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Editorials

  • There's still a great need for firefighters

    Newspapers receive reader feedback all the time in debates over numbers in education and law enforcement, and whether having more personnel really solves a problem or just adds to taxpayer costs.

    We don’t get any complaints that there are too many firefighters in the world.

  • N.M. Dems out of excuses now

    Trey Gowdy, the Republican Congressman for South Carolina, did some stumping for presidential candidate Marco Rubio during the lead-up to the 2016 caucuses and primaries.

    It was a standard side of his schtick to talk about how Republican his state had become, joking about how South Carolina was so close to running out of formidable Democrat candidates to run against, and had turned all their energy against each other, preferring to point fingers and show hostility for, well, every other member of the state GOP, rather than breed unity. He said it was human nature.

  • Sponsor names like ‘TaxSlayer’ are modern realities

    One group of college football fans is always disappointed with the result of a bowl game, such as the TaxSlayer.com Bowl.

    However, fans across the country seem to be disappointed with the sheer number of bowl games, and/or the silly sponsored names of each game.

    Corporate sponsorship isn’t new, though the information age makes it seem like there are more of these types of partnerships than there used to be. Some of the names sound ridiculous on their own, and even more incredulous when paired with a college football game or another event.

  • Let’s go over a few policies

    Newspaper columns are used for many things: To voice viewpoints, encourage or discourage specific actions and to make announcements.

    Some editors and editorial boards also use columns to explain and clarify policy. That’s what we’ll do here: let’s talk about obituaries, as some recent questions have arisen.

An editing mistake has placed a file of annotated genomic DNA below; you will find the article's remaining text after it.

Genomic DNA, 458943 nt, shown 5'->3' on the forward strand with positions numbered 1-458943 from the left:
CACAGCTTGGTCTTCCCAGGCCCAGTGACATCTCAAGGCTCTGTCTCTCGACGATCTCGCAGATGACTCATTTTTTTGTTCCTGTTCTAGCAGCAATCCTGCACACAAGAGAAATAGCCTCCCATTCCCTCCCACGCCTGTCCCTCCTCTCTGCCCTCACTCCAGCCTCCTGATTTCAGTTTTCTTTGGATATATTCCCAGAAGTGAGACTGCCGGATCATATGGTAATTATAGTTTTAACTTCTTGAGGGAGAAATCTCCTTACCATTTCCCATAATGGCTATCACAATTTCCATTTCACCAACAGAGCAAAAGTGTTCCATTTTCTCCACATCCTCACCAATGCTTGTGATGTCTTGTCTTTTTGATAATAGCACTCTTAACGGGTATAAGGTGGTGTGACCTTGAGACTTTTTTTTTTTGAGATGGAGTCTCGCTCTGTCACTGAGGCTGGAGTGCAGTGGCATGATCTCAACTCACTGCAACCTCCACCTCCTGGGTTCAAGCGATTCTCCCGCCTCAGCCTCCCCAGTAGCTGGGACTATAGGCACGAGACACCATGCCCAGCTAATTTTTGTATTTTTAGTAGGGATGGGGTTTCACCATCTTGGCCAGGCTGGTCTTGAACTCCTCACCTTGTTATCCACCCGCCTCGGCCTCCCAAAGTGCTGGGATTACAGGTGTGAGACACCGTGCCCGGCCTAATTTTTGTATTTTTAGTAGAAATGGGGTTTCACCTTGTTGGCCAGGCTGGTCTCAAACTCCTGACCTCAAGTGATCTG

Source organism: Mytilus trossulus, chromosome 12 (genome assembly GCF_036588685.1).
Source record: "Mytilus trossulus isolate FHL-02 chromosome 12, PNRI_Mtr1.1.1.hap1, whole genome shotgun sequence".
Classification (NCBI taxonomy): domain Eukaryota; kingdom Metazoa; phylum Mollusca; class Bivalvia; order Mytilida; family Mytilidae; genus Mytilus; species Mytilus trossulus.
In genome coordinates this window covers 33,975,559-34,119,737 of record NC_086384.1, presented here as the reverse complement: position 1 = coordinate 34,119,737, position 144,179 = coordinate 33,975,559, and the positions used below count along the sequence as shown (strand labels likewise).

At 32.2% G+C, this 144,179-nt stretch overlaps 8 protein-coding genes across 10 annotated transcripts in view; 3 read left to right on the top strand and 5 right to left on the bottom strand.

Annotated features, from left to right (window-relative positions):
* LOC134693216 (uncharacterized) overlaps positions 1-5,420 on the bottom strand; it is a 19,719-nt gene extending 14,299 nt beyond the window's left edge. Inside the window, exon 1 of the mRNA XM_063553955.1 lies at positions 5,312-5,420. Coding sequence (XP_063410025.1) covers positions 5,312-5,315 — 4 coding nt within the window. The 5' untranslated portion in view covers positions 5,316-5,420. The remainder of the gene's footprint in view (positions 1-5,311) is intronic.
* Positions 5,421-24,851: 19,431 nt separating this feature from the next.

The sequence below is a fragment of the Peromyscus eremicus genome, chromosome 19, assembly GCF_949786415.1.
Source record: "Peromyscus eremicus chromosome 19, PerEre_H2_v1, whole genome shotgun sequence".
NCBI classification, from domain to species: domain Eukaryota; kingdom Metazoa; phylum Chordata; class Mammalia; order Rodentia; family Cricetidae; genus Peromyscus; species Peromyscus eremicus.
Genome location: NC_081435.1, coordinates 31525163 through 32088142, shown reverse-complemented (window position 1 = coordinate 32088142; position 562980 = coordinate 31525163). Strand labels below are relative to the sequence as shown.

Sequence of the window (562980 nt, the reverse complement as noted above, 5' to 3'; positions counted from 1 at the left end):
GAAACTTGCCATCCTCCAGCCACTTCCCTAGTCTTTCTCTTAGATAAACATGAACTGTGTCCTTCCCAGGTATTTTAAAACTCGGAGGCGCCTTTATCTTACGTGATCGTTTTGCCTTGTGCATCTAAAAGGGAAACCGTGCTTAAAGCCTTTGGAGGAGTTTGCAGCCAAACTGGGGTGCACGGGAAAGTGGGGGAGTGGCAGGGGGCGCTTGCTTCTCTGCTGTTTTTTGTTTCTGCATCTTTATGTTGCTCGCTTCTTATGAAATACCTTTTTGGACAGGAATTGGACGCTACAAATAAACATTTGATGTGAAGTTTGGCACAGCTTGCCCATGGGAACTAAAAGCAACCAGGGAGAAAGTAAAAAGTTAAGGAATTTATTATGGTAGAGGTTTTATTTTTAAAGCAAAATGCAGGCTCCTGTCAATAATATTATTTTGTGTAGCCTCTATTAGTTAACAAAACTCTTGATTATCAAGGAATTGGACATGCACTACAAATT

Death of loved ones is never an easy subject to discuss, much less bring up. When family or a close friend dies, it’s usually a traumatic event in the lives of at least dozens of people.

  • Don’t misrepresent yourself

    Mired in Brett Kavanaugh’s recent Supreme Court confirmation hearings were disputes about incidents and characterizations about what the man had done decades ago, and how he conducted himself.

    The hearings became as much about whether Kavanaugh was telling the truth as it was about the facts of his life.

  • One size doesn’t fit all K-12 districts

    There is little debate as to how important literacy is within the first few grades of elementary school. There is plenty of debate, however, about how much help those young students need and what the best ways are to have literate fourth-graders.

  • No more Tang or microwavable sausage

    In the 1960s, 70s and 80s, we learned about all sorts of food conveniences, like microwavable sausage and Tang. We need to give those up.

    Many of us are in no position to stand on some moral high ground (or compost heap) and claim superiority to others, eating only organic berries and organic twigs (from organic trees).

  • Colorado’s weed celebration won’t be duplicated

    It would be great if New Mexico, or any other state, could experience the same windfall and sense of progressive righteousness that seem to have befallen Colorado in the wake of the state’s legalization of recreational marijuana. However, it isn’t going to happen the same way.

  • Luna still has time —but not much

    It’s impossible to paint Luna Community College with giant brush stroke — even if the paint were to be made up of the combination of both the honey dripping off of a sopaipilla and some spoiled salsa from the back of the refrigerator.

  • Why’s a free press important?

    If the best disinfectant is sunshine, it’s important to remember that preventive medicine is just as effective as curing diseases.

    A free press doesn’t simply exist to help weed out corrupt or ill-intentioned people and practices from our government and the business world. It’s also the watchdog that helps shape the way business is conducted and the degree of honesty and number of rules followed — simply by being present and asking questions.